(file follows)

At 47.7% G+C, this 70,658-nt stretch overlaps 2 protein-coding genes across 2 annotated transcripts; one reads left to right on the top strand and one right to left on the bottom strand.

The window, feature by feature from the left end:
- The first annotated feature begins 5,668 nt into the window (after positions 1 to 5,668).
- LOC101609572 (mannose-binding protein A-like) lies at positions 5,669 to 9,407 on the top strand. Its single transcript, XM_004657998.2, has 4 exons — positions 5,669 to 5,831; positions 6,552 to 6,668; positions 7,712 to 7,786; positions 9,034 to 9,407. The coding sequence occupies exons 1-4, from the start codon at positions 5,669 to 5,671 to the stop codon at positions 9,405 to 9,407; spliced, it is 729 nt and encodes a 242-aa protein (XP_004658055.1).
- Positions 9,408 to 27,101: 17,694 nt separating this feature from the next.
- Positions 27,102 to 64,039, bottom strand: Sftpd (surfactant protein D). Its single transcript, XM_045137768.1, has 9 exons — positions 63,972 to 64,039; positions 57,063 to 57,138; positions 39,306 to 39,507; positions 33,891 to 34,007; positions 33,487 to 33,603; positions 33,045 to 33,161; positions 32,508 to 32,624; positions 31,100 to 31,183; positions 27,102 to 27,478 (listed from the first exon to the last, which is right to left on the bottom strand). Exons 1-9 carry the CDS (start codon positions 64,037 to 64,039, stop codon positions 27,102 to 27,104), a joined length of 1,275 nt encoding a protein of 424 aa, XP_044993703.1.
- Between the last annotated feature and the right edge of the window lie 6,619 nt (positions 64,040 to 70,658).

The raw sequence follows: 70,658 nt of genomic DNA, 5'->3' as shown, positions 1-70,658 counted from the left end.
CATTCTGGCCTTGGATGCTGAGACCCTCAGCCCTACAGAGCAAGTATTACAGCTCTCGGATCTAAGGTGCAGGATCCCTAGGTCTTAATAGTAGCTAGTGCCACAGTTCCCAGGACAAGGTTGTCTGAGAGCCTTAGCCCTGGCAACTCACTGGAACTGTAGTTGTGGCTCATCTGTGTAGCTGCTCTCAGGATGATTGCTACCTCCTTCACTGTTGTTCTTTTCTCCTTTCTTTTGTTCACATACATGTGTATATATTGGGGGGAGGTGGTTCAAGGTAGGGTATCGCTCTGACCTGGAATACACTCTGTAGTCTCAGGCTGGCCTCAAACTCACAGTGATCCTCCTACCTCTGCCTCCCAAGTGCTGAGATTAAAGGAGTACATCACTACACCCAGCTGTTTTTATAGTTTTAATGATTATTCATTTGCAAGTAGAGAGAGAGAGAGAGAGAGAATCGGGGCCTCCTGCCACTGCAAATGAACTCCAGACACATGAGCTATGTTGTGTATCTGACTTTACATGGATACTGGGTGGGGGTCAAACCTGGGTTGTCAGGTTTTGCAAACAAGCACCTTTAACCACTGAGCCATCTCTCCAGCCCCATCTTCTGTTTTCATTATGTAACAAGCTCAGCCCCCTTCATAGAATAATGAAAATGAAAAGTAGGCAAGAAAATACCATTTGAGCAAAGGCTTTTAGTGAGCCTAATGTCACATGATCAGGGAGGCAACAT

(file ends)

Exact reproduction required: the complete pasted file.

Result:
At 47.7% G+C, this 70,658-nt stretch overlaps 2 protein-coding genes across 2 annotated transcripts; one reads left to right on the top strand and one right to left on the bottom strand.

The window, feature by feature from the left end:
- The first annotated feature begins 5,668 nt into the window (after positions 1 to 5,668).
- LOC101609572 (mannose-binding protein A-like) lies at positions 5,669 to 9,407 on the top strand. Its single transcript, XM_004657998.2, has 4 exons — positions 5,669 to 5,831; positions 6,552 to 6,668; positions 7,712 to 7,786; positions 9,034 to 9,407. The coding sequence occupies exons 1-4, from the start codon at positions 5,669 to 5,671 to the stop codon at positions 9,405 to 9,407; spliced, it is 729 nt and encodes a 242-aa protein (XP_004658055.1).
- Positions 9,408 to 27,101: 17,694 nt separating this feature from the next.
- Positions 27,102 to 64,039, bottom strand: Sftpd (surfactant protein D). Its single transcript, XM_045137768.1, has 9 exons — positions 63,972 to 64,039; positions 57,063 to 57,138; positions 39,306 to 39,507; positions 33,891 to 34,007; positions 33,487 to 33,603; positions 33,045 to 33,161; positions 32,508 to 32,624; positions 31,100 to 31,183; positions 27,102 to 27,478 (listed from the first exon to the last, which is right to left on the bottom strand). Exons 1-9 carry the CDS (start codon positions 64,037 to 64,039, stop codon positions 27,102 to 27,104), a joined length of 1,275 nt encoding a protein of 424 aa, XP_044993703.1.
- Between the last annotated feature and the right edge of the window lie 6,619 nt (positions 64,040 to 70,658).

The raw sequence follows: 70,658 nt of genomic DNA, 5'->3' as shown, positions 1-70,658 counted from the left end.
CATTCTGGCCTTGGATGCTGAGACCCTCAGCCCTACAGAGCAAGTATTACAGCTCTCGGATCTAAGGTGCAGGATCCCTAGGTCTTAATAGTAGCTAGTGCCACAGTTCCCAGGACAAGGTTGTCTGAGAGCCTTAGCCCTGGCAACTCACTGGAACTGTAGTTGTGGCTCATCTGTGTAGCTGCTCTCAGGATGATTGCTACCTCCTTCACTGTTGTTCTTTTCTCCTTTCTTTTGTTCACATACATGTGTATATATTGGGGGGAGGTGGTTCAAGGTAGGGTATCGCTCTGACCTGGAATACACTCTGTAGTCTCAGGCTGGCCTCAAACTCACAGTGATCCTCCTACCTCTGCCTCCCAAGTGCTGAGATTAAAGGAGTACATCACTACACCCAGCTGTTTTTATAGTTTTAATGATTATTCATTTGCAAGTAGAGAGAGAGAGAGAGAGAGAATCGGGGCCTCCTGCCACTGCAAATGAACTCCAGACACATGAGCTATGTTGTGTATCTGACTTTACATGGATACTGGGTGGGGGTCAAACCTGGGTTGTCAGGTTTTGCAAACAAGCACCTTTAACCACTGAGCCATCTCTCCAGCCCCATCTTCTGTTTTCATTATGTAACAAGCTCAGCCCCCTTCATAGAATAATGAAAATGAAAAGTAGGCAAGAAAATACCATTTGAGCAAAGGCTTTTAGTGAGCCTAATGTCACATGATCAGGGAGGCAACAT